Elite: Dangerous may incorporate some form of dynamic in-game advertising, according to its end user license agreement.
The Elite: Dangerous EULA makes specific provision for dynamic in-game advertising and data harvesting – think billboards along space highways, which display ever-changing product placements and collect personal data.
Here’s the relevant section in full:
“The Game may incorporate technology (which may be provided by Frontier or third party service providers engaged by Frontier (each a “Dynamic Advertising Provider”)) which enables advertising to be uploaded into the Game on your PC, and changed while the Game is being played on-line,” the EULA says.
“In order that the Dynamic Advertising Provider is able to direct advertising appropriate to your Game and geographic region, as well as to the correct location within the computer game, certain non-personally identifiable data and information may be retrieved and retained by the Dynamic Advertising Provider including your I.P. address, geographic location, in-game position, and information concerning the appearance of advertising visible during your gameplay (for example, the length of time an item of advertising was visible, the dimensions of the advertisements).
“In addition, the Dynamic Advertising Provider may assign a unique identification number which is stored on your PC and which is used to monitor and calculate the number of views of dynamic advertising during gameplay. None of the information collected for this purpose including the identification number can be used to identify you.”
Although it’s definitely not set in stone and confirmed, this makes it sound like frontier Developments is at least planning for the possibility of including this feature when the game comes to PC later this year (if you’re willing to pay up now, you can buy into the beta).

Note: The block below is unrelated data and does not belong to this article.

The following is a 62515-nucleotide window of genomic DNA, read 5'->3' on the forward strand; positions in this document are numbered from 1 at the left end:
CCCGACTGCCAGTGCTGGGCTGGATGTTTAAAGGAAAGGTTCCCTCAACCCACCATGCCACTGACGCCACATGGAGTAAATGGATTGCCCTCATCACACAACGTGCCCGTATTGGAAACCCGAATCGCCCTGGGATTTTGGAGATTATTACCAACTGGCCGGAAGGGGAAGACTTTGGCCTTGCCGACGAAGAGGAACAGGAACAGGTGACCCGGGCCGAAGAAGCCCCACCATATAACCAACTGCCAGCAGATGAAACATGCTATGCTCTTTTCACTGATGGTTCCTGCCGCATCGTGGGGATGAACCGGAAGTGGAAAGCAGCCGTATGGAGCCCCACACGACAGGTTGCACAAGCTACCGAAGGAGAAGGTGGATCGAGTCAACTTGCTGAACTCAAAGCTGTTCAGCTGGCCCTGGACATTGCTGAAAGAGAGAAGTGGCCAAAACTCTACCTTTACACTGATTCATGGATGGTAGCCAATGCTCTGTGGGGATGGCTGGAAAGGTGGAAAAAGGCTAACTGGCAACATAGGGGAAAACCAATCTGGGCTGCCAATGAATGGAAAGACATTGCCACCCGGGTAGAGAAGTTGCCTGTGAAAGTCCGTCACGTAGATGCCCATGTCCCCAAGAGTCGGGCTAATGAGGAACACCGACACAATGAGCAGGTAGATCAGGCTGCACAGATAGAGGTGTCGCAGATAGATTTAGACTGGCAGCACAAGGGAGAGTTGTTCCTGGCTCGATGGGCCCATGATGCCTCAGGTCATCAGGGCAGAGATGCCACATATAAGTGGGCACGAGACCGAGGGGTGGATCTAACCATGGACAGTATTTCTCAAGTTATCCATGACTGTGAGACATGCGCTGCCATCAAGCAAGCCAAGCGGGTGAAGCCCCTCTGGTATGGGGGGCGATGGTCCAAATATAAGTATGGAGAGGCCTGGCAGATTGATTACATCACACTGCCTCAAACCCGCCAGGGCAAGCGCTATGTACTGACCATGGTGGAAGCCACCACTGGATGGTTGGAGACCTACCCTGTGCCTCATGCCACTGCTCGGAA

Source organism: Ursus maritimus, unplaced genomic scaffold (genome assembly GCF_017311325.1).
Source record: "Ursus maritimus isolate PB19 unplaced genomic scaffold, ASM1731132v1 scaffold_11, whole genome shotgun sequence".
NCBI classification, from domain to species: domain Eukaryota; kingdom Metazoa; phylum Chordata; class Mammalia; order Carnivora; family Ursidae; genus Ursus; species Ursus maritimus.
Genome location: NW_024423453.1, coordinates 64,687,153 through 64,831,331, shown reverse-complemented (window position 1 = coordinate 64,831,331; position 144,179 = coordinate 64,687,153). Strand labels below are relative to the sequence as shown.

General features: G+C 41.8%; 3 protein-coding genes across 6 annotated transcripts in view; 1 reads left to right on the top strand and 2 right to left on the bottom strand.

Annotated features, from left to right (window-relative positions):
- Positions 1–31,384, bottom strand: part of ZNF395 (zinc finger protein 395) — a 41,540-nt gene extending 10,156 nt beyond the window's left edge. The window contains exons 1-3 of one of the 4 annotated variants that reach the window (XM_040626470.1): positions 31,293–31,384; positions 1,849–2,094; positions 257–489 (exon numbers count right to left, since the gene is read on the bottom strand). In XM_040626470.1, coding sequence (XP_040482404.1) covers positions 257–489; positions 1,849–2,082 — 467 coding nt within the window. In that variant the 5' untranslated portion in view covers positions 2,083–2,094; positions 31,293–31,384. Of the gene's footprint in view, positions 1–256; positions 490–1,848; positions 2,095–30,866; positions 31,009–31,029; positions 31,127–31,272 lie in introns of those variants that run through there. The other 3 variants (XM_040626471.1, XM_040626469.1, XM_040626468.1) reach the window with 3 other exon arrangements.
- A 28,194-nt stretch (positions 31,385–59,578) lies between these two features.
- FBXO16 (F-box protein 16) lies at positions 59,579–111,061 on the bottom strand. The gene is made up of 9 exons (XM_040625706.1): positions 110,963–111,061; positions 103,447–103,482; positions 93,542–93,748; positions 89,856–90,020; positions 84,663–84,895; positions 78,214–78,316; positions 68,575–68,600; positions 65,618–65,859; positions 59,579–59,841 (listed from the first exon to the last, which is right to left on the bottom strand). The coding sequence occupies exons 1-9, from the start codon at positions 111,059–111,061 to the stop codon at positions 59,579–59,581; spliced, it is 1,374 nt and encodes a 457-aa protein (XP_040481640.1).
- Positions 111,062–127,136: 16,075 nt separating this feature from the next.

In-game advertising isn’t a new thing. In addition to ads that appear as part of real-world environment recreations, many racers, sports games, shooters and MMOs – both free-to-play and premium – have used static or dynamic in-game advertising.
It’s not something that has ever really taken off, though – possibly because those who dislike the practice are so vocally opposed.
“Paying 60$ for a game only to see advertisement shoved in your face while they profile you on so-called ‘anonymous statistics’. Great,” Redditor Laloeka said.
The privacy question is difficult to answer, but some gamers have argued that in-game advertising is a fair compromise in paying for ongoing multiplayer server costs when a game is subscription free. Your mileage may vary on that one, and it’s complicated by the fact that Elite: Dangerous was crowdfunded for over £1.58 million and has raised a further £3.75 million through publisher funding, and that some players forked out £200 – or more – for it.
In addition to the commercial aspects, some gamers are put off by the prospect of advertising clashing with a game’s setting and lore.
“It’s pretty fucking stupid. I don’t want to see Kraft Dinner ads while playing a space shooter,” PaperClipCharlie said.
That said, there are plenty of gamers who don’t care at all about in-game ads, just tuning them out and getting on with things. I’d really like to hear what you think about this – good or ill.
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